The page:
This article may bring me some heat, but busting down dogma in nutrition, and taking heat for it, is something I have been doing for decades, before there was an internet. Yes, there was a time before the internet, but I digress. Why am I writing this article? Because I have grown tired of rehashing the same information with dogmatic vegans who attempt to use the same false narratives and pseudo-science as their justification for recommending people go vegan. Vegetarians of the lacto-ovo variety seem to view being a vegetarian as a way of eating. Vegans however often approach it as more of a belief system, bordering on religion, and as with many of that ilk, don’t tend to let facts get in the way of their belief system. I’m supportive of any nutritional approach people wish to follow that they feel is best for their goals, but I loath dogma based on pseudo-science and demonstrably false claims such as “protein intakes above the RDA are bad for the kidneys” and “creatine has been shown to cause cancer” or the various “facts” some in the vegan community rely on to push an agenda. The goal of this article is to give people the facts, and let them make their own decisions.
I’m going to cover these topics in broad strokes, and leave it to the reader to follow up with the sources and links provided should they want to dive deeper into the details of each section. That’s the only way I can keep this article just short of text book length. In no particular order, these are some of the most common claims made by proponents of veganism:
“Humans Are Not Meant To Eat Meat”
This is in line with some claiming humans are naturally herbivores. There’s not a single evolutionary biologist, human anatomist, or respected human paleontologist, or major scientific group focused on human anatomy and physiology that view modern humans as anything but omnivores. There’s various claims of differences in teeth, or digestive systems, and so forth, of humans comparing us to other animals attempting to show we are herbivores, and they’re easily debunked. An excellent article examining that topic, is written by the a vegan biologist HERE which covers the topic in great depth. To quote from the article:
“…trying to claim that humans are something else than omnivores are just counter productive since it’s quite easily debunked and we lose credibility. There are plenty of reasons to be vegan and still stick to what is true.”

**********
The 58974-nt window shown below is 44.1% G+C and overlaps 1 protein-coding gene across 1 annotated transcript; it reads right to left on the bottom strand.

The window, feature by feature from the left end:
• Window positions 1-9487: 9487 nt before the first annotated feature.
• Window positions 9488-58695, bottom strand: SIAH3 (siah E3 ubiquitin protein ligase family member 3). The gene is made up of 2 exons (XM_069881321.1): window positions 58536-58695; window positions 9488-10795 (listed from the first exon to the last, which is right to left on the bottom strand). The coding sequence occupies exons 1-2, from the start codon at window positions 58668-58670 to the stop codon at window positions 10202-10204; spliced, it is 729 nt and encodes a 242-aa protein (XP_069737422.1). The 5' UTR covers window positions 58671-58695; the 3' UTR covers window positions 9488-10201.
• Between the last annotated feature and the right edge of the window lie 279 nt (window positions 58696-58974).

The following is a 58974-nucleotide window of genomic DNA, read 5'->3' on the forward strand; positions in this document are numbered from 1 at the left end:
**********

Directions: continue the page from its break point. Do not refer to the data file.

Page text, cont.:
We know that human ancestors were eating meat for at least two and half million years and one generally well accepted theory is we evolved into modern humans due in large part to our ancestors eating nutrient and calorie dense animal parts; meat, marrow, organ meats and so forth. How much animal flesh, marrow, or organ meats our ancestors ate varied greatly, dependent on geographical location, seasons, availability, and so forth. Claims that humans are not carnivores are correct! Humans are not carnivores, they’re omnivores, and our anatomy and physiology is quite clear on that one, and those vegetarian sources more interested in science – such as The Vegetarian Resource Group – agree with that assessment. (1). Humans are omnivores, the end. Of all the reasons offered by vegans as to why humans should not eat meat, I consider this one the lamest by far and it ends any credibility they may have.
Should We Eat Like Our Closest Relatives?
A logical segue from the last section is to address the common claim our closest relatives, the Chimpanzee, are herbivores and therefore we should follow their nutritional approach.
Why we should eat like our closest genetic relatives I don’t know, but let’s explore that one. It’s illogical on its face of course, but also false. The view of the sweet peaceful fruit eating chimp as who humans should emulate is misplaced. Chimps are hunters of animals, and highly aggressive hunters at that. While most of their food is plant based (fruit) to be sure, chimps are active hunters, and just like humans, will hunt an animal they eat, usually other monkeys, to virtual extinction if given the chance. When they run out of one species they like to eat, they start hunting others. (2) Yes, we humans and chimps have quite a bit in common, as chimps will form hunting parties, as well as start wars against other tribes, but that’s another topic for another day. In one location, chimps wiped out almost 90% of the Red Colobus monkey population due to over hunting. So yes, chimps are more like us than maybe most imagined, and not always in a good way. As one researcher put it:
“In their tendency to blindly over-hunt their prey, chimpanzees are rather similar to humans. Perhaps that’s not too surprising, as they are our closest living relatives.” (3)